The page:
Big data certainly has massive benefits for companies and the consumer when applied thoughtfully and strategically, but can create headaches for brands when used too liberally.

Thinking Practically

Bob Bowman and Chip Howard engaged the audience in discussion about how their respective companies leverage positive company culture towards a positive brand image.

At Wendy’s, culture and values are everything, going all the way back to Dave Thomas, the company’s founder. Bowman expounded on some of the trials Wendy’s have been through over the years — from fingers in chili to viral Frosty videos — and how Wendy’s leveraged its brand equity and relied on culture to see them through varying crises.

Values inform culture at Honda too, in the form of the three joys — the joy of buying, the joy of selling, and the joy of creating — and respect for the individual. Howard explained to participants that every Honda employee are encouraged to “find their Honda joy” because Honda believes that when associates work towards their own happiness first, the company will grow as a result.

Takeaways

  • Brand reputation and company culture are two sides of the same coin.
  • Effective leaders develop engaged employees which ultimately lead to loyal customers. At the core is effective leadership.
  • In managing big data and big data analytics risk, we must be careful to consider the potential impacts of the data, the correlation of the data, how that data could profile and what predictions can be made using the data.
  • Significant benefit can exist from the big data analytics. Risks, however, are present to include privacy violation, legal and regulatory, as well as the consequential brand and values impact.
  • Wendy’s core belief is that their success is based on the relationship with the customer. The foundation is food, which relationship is enhanced or eroded by behavior and trust is earned when both are delivered in a predictable consistent manner.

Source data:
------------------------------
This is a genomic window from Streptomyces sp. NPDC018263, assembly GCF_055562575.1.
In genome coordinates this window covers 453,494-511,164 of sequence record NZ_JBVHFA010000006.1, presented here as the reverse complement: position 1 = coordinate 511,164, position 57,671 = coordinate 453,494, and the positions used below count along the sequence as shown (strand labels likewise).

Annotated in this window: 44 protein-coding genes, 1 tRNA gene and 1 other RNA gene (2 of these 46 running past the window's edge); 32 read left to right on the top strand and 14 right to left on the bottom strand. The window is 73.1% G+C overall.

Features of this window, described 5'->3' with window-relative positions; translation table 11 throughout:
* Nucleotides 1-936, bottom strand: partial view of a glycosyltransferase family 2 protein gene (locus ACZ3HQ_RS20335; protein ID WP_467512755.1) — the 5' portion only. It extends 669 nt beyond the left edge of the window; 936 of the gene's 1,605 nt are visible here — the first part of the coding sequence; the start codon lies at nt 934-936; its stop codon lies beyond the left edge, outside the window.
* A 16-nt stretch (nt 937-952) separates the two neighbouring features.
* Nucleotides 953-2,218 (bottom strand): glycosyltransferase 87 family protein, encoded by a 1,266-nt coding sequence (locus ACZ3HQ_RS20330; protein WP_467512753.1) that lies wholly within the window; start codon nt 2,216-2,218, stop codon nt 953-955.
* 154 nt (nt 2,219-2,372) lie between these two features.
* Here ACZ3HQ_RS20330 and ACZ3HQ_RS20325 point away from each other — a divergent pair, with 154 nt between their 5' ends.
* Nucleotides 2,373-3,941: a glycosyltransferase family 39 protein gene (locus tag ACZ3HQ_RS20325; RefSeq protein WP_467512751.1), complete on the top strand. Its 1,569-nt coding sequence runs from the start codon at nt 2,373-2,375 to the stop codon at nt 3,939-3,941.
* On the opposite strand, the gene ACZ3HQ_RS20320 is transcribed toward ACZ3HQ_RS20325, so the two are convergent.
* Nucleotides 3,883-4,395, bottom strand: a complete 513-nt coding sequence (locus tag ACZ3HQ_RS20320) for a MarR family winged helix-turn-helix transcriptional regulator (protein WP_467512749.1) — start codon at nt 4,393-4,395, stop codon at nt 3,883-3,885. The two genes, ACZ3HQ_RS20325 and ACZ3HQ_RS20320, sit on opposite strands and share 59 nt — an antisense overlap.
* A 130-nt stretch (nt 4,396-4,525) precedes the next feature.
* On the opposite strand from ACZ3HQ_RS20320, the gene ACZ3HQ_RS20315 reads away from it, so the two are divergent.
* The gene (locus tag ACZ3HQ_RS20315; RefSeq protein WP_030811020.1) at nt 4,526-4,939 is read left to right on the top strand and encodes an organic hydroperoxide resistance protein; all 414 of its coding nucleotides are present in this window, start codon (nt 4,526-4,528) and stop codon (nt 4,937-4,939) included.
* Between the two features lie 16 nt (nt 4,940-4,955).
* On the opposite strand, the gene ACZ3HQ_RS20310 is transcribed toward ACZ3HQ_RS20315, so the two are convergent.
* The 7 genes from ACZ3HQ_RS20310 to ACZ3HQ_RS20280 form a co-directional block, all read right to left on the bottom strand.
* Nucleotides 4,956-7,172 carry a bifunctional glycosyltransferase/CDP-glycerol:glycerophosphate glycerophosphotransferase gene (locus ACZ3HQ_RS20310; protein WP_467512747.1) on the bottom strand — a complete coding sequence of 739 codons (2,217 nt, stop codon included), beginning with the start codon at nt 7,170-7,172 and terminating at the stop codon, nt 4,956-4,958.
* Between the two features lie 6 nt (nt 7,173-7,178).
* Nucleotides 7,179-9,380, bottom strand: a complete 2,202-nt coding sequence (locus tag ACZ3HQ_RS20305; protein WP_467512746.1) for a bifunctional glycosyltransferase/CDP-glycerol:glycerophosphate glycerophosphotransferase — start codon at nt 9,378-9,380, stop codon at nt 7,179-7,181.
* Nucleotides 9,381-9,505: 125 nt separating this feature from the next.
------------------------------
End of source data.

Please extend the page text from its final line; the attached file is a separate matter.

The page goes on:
• The Honda philosophy is built on a foundation of respect for the individual. From that fundamental belief, they believe that;
    • Initiative — Associates should not be bound by preconceived ideas.
    • Equality — Recognize and respect individual differences in one another and treat each other fairly.
    • Trust — The associate relationship should be based on mutual trust.

The Risk Institute at The Ohio State University’s Fisher College of Business exists to bridge the gap between academia and corporate America. By combining the latest research with the real-world expertise of America’s most forward-thinking companies, the Risk Institute isn’t just reporting risk management’s current trends — it’s creating tomorrow’s best practices.

OSU research institute leads nationwide initiative to curb distracted driving

The Risk Institute at The Ohio State University Fisher College of Business is leading a nationwide initiative comprised of dozens of companies, government entities, and researchers seeking to combine leading-edge research with industry expertise in order to predict and curb distracted driving behaviors. The project officially kicked off on Wednesday, February 22 at a roundtable discussion at The Fisher College of Business. 

“Distracted driving is an epidemic across the country. Every day you hear ‘distracted driving is killing people,’ and it is, but nothing is being done to figure out how to stop it,” says Phil Renaud, Executive Director of the Risk Institute. “That’s why we started this initiative — to create actionable change.”